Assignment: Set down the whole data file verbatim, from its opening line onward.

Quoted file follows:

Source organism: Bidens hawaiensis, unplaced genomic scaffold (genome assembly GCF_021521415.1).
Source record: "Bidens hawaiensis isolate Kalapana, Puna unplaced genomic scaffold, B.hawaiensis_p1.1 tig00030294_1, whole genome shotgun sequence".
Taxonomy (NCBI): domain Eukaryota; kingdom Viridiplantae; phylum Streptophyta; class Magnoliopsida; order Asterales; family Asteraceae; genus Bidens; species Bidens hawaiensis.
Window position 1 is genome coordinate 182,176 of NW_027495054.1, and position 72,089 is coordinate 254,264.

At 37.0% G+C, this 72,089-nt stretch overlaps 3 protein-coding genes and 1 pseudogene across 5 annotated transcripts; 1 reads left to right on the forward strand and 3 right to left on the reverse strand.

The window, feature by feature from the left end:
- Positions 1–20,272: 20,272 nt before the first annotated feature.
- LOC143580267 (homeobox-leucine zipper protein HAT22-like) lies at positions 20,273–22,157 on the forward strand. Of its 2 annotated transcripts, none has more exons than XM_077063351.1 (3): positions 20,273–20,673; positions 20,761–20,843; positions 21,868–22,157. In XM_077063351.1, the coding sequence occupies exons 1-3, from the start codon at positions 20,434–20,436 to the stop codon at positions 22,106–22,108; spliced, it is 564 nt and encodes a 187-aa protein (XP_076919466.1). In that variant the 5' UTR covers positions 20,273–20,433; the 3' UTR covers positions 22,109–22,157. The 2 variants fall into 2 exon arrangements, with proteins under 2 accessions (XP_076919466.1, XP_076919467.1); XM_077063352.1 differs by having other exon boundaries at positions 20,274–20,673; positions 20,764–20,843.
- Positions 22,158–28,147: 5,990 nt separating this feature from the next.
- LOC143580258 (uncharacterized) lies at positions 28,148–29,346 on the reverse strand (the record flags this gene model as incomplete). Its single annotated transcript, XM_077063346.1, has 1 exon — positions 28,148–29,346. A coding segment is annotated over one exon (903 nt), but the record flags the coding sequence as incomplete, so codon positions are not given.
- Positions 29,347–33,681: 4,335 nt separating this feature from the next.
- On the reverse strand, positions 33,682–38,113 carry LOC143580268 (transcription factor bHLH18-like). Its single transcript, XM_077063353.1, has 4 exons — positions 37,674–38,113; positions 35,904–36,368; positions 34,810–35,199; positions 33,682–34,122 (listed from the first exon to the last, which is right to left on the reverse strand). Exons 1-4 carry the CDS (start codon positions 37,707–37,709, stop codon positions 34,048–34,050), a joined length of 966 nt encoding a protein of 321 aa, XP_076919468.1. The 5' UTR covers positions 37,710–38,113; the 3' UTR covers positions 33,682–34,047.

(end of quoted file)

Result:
Source organism: Bidens hawaiensis, unplaced genomic scaffold (genome assembly GCF_021521415.1).
Source record: "Bidens hawaiensis isolate Kalapana, Puna unplaced genomic scaffold, B.hawaiensis_p1.1 tig00030294_1, whole genome shotgun sequence".
Taxonomy (NCBI): domain Eukaryota; kingdom Viridiplantae; phylum Streptophyta; class Magnoliopsida; order Asterales; family Asteraceae; genus Bidens; species Bidens hawaiensis.
Window position 1 is genome coordinate 182,176 of NW_027495054.1, and position 72,089 is coordinate 254,264.

At 37.0% G+C, this 72,089-nt stretch overlaps 3 protein-coding genes and 1 pseudogene across 5 annotated transcripts; 1 reads left to right on the forward strand and 3 right to left on the reverse strand.

The window, feature by feature from the left end:
- Positions 1–20,272: 20,272 nt before the first annotated feature.
- LOC143580267 (homeobox-leucine zipper protein HAT22-like) lies at positions 20,273–22,157 on the forward strand. Of its 2 annotated transcripts, none has more exons than XM_077063351.1 (3): positions 20,273–20,673; positions 20,761–20,843; positions 21,868–22,157. In XM_077063351.1, the coding sequence occupies exons 1-3, from the start codon at positions 20,434–20,436 to the stop codon at positions 22,106–22,108; spliced, it is 564 nt and encodes a 187-aa protein (XP_076919466.1). In that variant the 5' UTR covers positions 20,273–20,433; the 3' UTR covers positions 22,109–22,157. The 2 variants fall into 2 exon arrangements, with proteins under 2 accessions (XP_076919466.1, XP_076919467.1); XM_077063352.1 differs by having other exon boundaries at positions 20,274–20,673; positions 20,764–20,843.
- Positions 22,158–28,147: 5,990 nt separating this feature from the next.
- LOC143580258 (uncharacterized) lies at positions 28,148–29,346 on the reverse strand (the record flags this gene model as incomplete). Its single annotated transcript, XM_077063346.1, has 1 exon — positions 28,148–29,346. A coding segment is annotated over one exon (903 nt), but the record flags the coding sequence as incomplete, so codon positions are not given.
- Positions 29,347–33,681: 4,335 nt separating this feature from the next.
- On the reverse strand, positions 33,682–38,113 carry LOC143580268 (transcription factor bHLH18-like). Its single transcript, XM_077063353.1, has 4 exons — positions 37,674–38,113; positions 35,904–36,368; positions 34,810–35,199; positions 33,682–34,122 (listed from the first exon to the last, which is right to left on the reverse strand). Exons 1-4 carry the CDS (start codon positions 37,707–37,709, stop codon positions 34,048–34,050), a joined length of 966 nt encoding a protein of 321 aa, XP_076919468.1. The 5' UTR covers positions 37,710–38,113; the 3' UTR covers positions 33,682–34,047.